This paper is an output of the project on “Stabilization and Adjustment in MENA”. The project has been managed under the auspices of the Finance for Development Lab (FDL) and the Economic Research Forum. FDL acknowledges the financial support of the International Development Research Centre (IDRC) for this project.
Sudan is currently embroiled in high-intensity, catastrophic, and factional military warfare, which is a culmination of an acrimonious transition following a popular uprising that managed to depose the long-reigning kleptocratic regime of General Omer al-Bashir in December 2018. However, as grave as it may be, the heavy legacy of this regime was not only confined to a divided military. Under the watch of this regime, the country experienced a major economic decline following the independence of South Sudan in 2011, due to the loss of more than three-quarters of its oil revenue. The economy tumbled by almost 50 percent to become an archetype of what’s known in the macroeconomic literature as the “sudden stops.”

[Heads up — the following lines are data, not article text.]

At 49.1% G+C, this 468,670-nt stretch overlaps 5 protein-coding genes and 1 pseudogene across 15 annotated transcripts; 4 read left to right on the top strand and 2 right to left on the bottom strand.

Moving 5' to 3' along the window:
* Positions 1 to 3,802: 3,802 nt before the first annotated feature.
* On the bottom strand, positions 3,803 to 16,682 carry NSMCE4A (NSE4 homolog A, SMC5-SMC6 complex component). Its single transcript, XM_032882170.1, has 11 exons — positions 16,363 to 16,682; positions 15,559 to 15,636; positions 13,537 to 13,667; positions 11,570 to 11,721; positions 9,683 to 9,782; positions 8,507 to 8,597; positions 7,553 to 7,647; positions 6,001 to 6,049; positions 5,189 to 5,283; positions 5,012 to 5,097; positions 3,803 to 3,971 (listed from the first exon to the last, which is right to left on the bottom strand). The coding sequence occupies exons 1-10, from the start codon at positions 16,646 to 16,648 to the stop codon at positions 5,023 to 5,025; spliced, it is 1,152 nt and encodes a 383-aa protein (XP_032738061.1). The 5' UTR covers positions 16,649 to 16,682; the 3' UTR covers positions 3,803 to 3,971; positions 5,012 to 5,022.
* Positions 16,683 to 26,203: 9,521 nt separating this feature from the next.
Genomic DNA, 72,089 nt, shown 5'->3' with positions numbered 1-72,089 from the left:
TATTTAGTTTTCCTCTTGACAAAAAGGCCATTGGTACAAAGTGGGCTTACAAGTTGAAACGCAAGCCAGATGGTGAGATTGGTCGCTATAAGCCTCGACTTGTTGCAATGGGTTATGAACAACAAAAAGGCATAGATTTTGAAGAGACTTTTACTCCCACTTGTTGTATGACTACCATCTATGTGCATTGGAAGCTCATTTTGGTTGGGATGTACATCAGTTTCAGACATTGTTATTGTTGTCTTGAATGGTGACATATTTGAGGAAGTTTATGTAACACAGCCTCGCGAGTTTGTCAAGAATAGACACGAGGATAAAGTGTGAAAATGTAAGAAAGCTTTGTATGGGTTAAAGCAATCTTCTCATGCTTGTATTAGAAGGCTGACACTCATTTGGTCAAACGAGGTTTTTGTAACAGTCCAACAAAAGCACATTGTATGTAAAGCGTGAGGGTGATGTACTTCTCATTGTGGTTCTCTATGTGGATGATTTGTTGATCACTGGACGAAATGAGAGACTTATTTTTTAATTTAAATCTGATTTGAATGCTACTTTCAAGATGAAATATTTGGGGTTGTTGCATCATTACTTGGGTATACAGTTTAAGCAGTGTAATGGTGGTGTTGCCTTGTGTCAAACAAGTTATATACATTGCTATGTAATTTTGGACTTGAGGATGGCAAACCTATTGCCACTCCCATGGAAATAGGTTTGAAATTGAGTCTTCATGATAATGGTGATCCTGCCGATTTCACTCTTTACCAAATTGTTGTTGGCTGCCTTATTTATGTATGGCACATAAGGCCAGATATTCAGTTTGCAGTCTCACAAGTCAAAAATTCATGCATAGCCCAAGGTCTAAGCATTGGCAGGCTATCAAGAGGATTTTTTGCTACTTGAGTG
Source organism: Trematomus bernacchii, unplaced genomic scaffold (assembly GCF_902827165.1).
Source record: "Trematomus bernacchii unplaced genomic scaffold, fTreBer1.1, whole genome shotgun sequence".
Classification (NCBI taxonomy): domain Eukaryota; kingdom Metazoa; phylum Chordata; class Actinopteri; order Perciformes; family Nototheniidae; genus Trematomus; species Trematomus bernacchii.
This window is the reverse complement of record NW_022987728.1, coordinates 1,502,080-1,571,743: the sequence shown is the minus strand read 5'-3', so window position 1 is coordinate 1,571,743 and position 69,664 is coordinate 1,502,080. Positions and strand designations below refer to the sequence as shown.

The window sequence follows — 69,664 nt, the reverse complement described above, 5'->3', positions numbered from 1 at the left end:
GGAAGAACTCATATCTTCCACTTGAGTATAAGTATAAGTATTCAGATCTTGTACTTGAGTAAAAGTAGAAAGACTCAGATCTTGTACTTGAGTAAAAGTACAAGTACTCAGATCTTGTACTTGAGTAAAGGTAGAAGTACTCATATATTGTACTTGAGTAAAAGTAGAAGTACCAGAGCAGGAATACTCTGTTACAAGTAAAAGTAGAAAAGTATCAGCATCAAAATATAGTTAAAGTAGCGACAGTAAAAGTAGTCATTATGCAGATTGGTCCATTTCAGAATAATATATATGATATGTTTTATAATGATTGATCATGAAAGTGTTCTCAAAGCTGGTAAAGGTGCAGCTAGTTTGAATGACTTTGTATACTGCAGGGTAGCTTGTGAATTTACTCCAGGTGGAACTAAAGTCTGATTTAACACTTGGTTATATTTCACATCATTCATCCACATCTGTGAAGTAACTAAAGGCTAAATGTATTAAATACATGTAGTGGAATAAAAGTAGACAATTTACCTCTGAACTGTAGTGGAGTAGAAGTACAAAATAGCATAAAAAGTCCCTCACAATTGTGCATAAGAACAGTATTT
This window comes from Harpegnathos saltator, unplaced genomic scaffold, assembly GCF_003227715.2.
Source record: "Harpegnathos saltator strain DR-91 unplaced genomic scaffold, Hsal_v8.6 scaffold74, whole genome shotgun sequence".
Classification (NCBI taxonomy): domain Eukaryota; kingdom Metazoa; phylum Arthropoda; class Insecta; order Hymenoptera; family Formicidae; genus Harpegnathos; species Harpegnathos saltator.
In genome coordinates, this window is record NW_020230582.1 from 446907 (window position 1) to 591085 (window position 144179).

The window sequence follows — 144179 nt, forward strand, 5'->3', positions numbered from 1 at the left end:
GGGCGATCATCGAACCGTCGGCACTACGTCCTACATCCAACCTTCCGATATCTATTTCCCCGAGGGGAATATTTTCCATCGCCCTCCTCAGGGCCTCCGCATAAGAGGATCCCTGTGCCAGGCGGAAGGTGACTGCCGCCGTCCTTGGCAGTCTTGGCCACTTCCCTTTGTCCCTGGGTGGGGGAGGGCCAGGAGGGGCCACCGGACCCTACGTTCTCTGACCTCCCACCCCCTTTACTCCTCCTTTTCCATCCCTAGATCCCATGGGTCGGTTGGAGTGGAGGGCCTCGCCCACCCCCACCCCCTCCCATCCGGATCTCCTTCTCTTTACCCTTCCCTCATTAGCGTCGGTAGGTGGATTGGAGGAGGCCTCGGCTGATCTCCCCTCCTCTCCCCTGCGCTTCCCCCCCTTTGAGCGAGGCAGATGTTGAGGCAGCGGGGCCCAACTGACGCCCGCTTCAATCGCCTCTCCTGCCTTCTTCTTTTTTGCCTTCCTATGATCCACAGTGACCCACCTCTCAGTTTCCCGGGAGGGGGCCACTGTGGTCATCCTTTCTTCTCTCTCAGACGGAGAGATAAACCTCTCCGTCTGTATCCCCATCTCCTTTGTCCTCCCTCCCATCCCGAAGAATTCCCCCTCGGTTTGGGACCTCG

In this paper, we argue that the same entrenched economic interests that explain the failure of the former regime to prepare for the massive economic and political shock waves associated with the partitioning of the country are also relevant in explaining why the military leadership reneged on their commitment to the constitutional transition to civilian democratic rule – even at the risk of squandering the economic gains and the popular political legitimacy associated with the revolution. In view of the current warfare, we argue that the post-conflict financing and policy package should target three main priorities: urgent post-conflict reconstruction support; moving fiscal policy and structural reforms from austerity to growth; and visible progress on an urgent timeline to create political support. Moreover, we use a long-term growth model to show that the economic cost for Sudan would be catastrophic should the current military warfare be left to spiral into a long-term ethnic civil war. Instead, we show that if peace is quickly restored and robust economic reforms are implemented, the country will achieve peaceful “renaissance” growth transitions, exploiting its huge agricultural potential.